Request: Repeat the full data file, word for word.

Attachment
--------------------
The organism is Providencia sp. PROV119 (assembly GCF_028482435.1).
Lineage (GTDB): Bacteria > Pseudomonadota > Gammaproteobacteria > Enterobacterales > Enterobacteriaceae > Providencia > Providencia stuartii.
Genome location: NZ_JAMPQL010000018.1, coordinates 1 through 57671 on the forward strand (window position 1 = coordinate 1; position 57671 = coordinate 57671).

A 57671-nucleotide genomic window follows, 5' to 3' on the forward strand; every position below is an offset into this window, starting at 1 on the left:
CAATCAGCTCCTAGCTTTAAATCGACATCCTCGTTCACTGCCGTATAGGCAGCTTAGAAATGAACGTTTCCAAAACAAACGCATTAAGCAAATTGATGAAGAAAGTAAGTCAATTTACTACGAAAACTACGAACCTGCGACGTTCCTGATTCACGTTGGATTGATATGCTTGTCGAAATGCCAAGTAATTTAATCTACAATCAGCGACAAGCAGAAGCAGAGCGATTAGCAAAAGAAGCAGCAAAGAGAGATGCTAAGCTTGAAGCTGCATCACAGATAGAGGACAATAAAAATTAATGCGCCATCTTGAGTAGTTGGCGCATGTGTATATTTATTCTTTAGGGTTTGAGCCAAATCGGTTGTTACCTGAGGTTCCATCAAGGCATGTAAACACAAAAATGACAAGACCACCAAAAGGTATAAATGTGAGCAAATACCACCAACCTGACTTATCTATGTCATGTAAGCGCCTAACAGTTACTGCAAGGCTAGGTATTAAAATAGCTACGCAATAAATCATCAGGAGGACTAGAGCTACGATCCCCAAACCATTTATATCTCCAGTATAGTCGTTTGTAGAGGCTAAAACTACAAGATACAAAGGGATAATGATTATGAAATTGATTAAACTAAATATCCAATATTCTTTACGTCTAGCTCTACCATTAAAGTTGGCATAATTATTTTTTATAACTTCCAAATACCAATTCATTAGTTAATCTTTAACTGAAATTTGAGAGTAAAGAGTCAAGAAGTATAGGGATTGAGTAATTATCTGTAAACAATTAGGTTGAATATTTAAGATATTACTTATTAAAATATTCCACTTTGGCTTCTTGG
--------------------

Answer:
The organism is Providencia sp. PROV119 (assembly GCF_028482435.1).
Lineage (GTDB): Bacteria > Pseudomonadota > Gammaproteobacteria > Enterobacterales > Enterobacteriaceae > Providencia > Providencia stuartii.
Genome location: NZ_JAMPQL010000018.1, coordinates 1 through 57671 on the forward strand (window position 1 = coordinate 1; position 57671 = coordinate 57671).

A 57671-nucleotide genomic window follows, 5' to 3' on the forward strand; every position below is an offset into this window, starting at 1 on the left:
CAATCAGCTCCTAGCTTTAAATCGACATCCTCGTTCACTGCCGTATAGGCAGCTTAGAAATGAACGTTTCCAAAACAAACGCATTAAGCAAATTGATGAAGAAAGTAAGTCAATTTACTACGAAAACTACGAACCTGCGACGTTCCTGATTCACGTTGGATTGATATGCTTGTCGAAATGCCAAGTAATTTAATCTACAATCAGCGACAAGCAGAAGCAGAGCGATTAGCAAAAGAAGCAGCAAAGAGAGATGCTAAGCTTGAAGCTGCATCACAGATAGAGGACAATAAAAATTAATGCGCCATCTTGAGTAGTTGGCGCATGTGTATATTTATTCTTTAGGGTTTGAGCCAAATCGGTTGTTACCTGAGGTTCCATCAAGGCATGTAAACACAAAAATGACAAGACCACCAAAAGGTATAAATGTGAGCAAATACCACCAACCTGACTTATCTATGTCATGTAAGCGCCTAACAGTTACTGCAAGGCTAGGTATTAAAATAGCTACGCAATAAATCATCAGGAGGACTAGAGCTACGATCCCCAAACCATTTATATCTCCAGTATAGTCGTTTGTAGAGGCTAAAACTACAAGATACAAAGGGATAATGATTATGAAATTGATTAAACTAAATATCCAATATTCTTTACGTCTAGCTCTACCATTAAAGTTGGCATAATTATTTTTTATAACTTCCAAATACCAATTCATTAGTTAATCTTTAACTGAAATTTGAGAGTAAAGAGTCAAGAAGTATAGGGATTGAGTAATTATCTGTAAACAATTAGGTTGAATATTTAAGATATTACTTATTAAAATATTCCACTTTGGCTTCTTGG